Day care murder suspect found guilty, gets life sentence
Mar. 15, 2012 Decatur: Hemy Neuman waits for his lawyers to return to the defense table from the bench where they were discussing the jurors question with the judge. The jury returned to the jury room for deliberation in the Hemy Neuman trial at the DeKalb County Courthouse in Decatur, Thursday, Mar. 15, 2012. Neuman is charged with the murder of Rusty Sneiderman at a Dunwoody daycare center in 2010. John Spink / email@example.com
DECATUR, Ga. —
The man accused in a high-profile shooting outside a Dunwoody day care has been found guilty of malice murder, but mentally ill. He was sentenced to life in prison without parole.
Channel 2 Action News crews were at the Decatur courtroom where jurors handed down the verdict Thursday. GE Energy engineer Hemy Neuman admitted to killing Rusty Sneiderman, his co-worker’s husband, but pleaded not guilty by reason of insanity. In addition to the murder conviction, he was also found guilty of a weapons charge. In court, he apologized to his family, along with the Sneidermans.
“He was a good man with so much ahead of him, and I‘m so, so, so sorry for their loss," Neuman said, holding back tears.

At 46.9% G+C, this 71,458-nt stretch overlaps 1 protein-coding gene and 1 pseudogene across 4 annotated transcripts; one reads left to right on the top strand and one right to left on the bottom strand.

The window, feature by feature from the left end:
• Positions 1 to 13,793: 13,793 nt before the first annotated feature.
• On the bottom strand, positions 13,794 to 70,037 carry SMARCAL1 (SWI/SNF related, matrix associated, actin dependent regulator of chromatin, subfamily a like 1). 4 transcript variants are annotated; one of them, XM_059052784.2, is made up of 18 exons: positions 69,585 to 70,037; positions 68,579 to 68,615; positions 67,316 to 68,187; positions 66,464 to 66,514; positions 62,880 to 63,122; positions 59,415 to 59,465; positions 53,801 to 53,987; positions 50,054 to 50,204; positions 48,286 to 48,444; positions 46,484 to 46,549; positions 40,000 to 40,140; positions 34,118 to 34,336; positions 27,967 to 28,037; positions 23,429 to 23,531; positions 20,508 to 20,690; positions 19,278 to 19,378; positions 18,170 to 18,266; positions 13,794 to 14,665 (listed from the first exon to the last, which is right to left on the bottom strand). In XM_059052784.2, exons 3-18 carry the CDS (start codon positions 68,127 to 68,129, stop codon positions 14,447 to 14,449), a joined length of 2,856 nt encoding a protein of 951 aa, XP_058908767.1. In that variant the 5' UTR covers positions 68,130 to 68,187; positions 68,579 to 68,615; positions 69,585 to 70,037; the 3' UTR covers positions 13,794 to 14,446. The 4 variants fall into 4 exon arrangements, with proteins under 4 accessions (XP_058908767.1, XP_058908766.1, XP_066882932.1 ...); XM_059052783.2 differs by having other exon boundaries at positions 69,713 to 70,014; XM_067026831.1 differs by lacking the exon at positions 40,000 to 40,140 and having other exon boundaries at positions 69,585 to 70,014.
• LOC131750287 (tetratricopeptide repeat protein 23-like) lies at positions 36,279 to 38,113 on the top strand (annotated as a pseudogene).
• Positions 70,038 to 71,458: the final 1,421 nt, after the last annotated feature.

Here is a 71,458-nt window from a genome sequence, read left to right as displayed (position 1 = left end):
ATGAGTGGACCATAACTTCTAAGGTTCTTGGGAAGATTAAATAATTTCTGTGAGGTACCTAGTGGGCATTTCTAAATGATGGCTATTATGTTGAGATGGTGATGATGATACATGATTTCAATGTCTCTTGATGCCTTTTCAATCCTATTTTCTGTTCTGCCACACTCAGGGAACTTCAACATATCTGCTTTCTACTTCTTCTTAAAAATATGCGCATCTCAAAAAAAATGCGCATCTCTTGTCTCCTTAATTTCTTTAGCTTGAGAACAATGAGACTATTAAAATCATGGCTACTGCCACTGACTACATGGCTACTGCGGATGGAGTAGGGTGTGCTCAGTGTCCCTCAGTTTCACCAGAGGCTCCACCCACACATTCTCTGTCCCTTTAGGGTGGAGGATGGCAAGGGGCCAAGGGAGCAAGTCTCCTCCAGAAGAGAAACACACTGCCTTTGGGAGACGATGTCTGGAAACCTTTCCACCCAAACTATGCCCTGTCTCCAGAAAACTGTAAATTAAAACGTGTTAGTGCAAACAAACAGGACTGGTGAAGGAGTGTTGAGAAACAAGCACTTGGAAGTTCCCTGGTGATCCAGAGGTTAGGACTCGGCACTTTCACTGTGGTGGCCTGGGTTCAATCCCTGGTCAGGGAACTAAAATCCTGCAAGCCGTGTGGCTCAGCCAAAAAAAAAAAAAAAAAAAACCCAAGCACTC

Prosecutors said the shooting was fueled by Neuman’s affair with Sneiderman’s wife, Andrea. Neuman acknowledged the alleged relationship but said angels and demons told him the Sneiderman children were his own, and he needed to protect them.
Neuman and Sneiderman's parents were in the courtroom when the verdict was read. Sneiderman's brother, Steve, spoke on his family's behalf shortly before sentencing. He said the pain of the loss of his brother is almost unbearable.
“He had no right to take Rusty from us, especially from Sophia and Ian,” Steve Sneiderman said. “Every single day in our lives, there will be a hole in our hearts where Rusty should be.”
Andrea Sneiderman, who was been the focus of much of the trial, was not in the courtroom Thursday. But in previous testimony, she denied the affair. She said though Neuman made advances toward her, she remained faithful to her husband. Her credibility has been called into question several times, including when witnesses said she alerted them of the shooting before authorities told her about it.
Andrea Sneiderman was barred from the courthouse after prosecutors said she had inappropriate contact with witnesses.
Doctors for the defense diagnosed Neuman as bipolar and delusional. They said he went through bouts of depression, first stemming from abuse suffered at the hands of his father.
But co-workers and expert witnesses for the prosecution said Neuman didn’t exhibit the behavior of someone who was mentally ill. A forensic psychologist said he was faking mental illness and knew right from wrong.
During sentencing, Judge Gregory Adams said he could find no justification for Neuman's actions. He called the killing a "planned execution."
A lawyer for Andrea Sneiderman released a statement on her behalf, saying she is relieved about the sentencing.
"Nothing can bring back her husband, but it is reassuring to her that, after all of the noise and distractions surrounding this case, some measure of justice has been done for Rusty," attorney Jennifer Little said.